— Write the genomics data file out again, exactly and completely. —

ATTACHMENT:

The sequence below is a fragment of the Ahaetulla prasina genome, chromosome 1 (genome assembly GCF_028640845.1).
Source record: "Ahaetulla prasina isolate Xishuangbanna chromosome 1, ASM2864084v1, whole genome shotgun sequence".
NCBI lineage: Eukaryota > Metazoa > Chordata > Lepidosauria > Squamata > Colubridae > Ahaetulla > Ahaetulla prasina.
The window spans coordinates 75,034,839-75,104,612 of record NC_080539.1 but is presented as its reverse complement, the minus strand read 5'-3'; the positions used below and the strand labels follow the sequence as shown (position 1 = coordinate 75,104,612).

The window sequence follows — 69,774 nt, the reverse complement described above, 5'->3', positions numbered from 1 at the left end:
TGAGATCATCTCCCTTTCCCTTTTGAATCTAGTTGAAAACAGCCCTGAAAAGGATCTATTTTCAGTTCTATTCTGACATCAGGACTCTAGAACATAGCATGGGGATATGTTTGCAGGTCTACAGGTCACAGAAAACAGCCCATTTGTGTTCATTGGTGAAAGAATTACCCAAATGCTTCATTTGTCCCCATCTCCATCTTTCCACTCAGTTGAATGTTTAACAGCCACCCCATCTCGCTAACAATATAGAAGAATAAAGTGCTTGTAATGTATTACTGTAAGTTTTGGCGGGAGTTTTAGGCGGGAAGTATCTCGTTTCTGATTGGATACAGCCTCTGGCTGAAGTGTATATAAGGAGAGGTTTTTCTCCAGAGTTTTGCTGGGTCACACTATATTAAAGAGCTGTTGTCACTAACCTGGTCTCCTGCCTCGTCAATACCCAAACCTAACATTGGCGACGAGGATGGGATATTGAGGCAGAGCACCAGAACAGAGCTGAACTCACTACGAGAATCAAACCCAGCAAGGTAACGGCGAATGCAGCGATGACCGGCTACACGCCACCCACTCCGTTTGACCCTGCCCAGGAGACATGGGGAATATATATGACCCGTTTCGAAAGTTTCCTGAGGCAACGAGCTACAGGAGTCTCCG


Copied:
The sequence below is a fragment of the Ahaetulla prasina genome, chromosome 1 (genome assembly GCF_028640845.1).
Source record: "Ahaetulla prasina isolate Xishuangbanna chromosome 1, ASM2864084v1, whole genome shotgun sequence".
NCBI lineage: Eukaryota > Metazoa > Chordata > Lepidosauria > Squamata > Colubridae > Ahaetulla > Ahaetulla prasina.
The window spans coordinates 75,034,839-75,104,612 of record NC_080539.1 but is presented as its reverse complement, the minus strand read 5'-3'; the positions used below and the strand labels follow the sequence as shown (position 1 = coordinate 75,104,612).

The window sequence follows — 69,774 nt, the reverse complement described above, 5'->3', positions numbered from 1 at the left end:
TGAGATCATCTCCCTTTCCCTTTTGAATCTAGTTGAAAACAGCCCTGAAAAGGATCTATTTTCAGTTCTATTCTGACATCAGGACTCTAGAACATAGCATGGGGATATGTTTGCAGGTCTACAGGTCACAGAAAACAGCCCATTTGTGTTCATTGGTGAAAGAATTACCCAAATGCTTCATTTGTCCCCATCTCCATCTTTCCACTCAGTTGAATGTTTAACAGCCACCCCATCTCGCTAACAATATAGAAGAATAAAGTGCTTGTAATGTATTACTGTAAGTTTTGGCGGGAGTTTTAGGCGGGAAGTATCTCGTTTCTGATTGGATACAGCCTCTGGCTGAAGTGTATATAAGGAGAGGTTTTTCTCCAGAGTTTTGCTGGGTCACACTATATTAAAGAGCTGTTGTCACTAACCTGGTCTCCTGCCTCGTCAATACCCAAACCTAACATTGGCGACGAGGATGGGATATTGAGGCAGAGCACCAGAACAGAGCTGAACTCACTACGAGAATCAAACCCAGCAAGGTAACGGCGAATGCAGCGATGACCGGCTACACGCCACCCACTCCGTTTGACCCTGCCCAGGAGACATGGGGAATATATATGACCCGTTTCGAAAGTTTCCTGAGGCAACGAGCTACAGGAGTCTCCG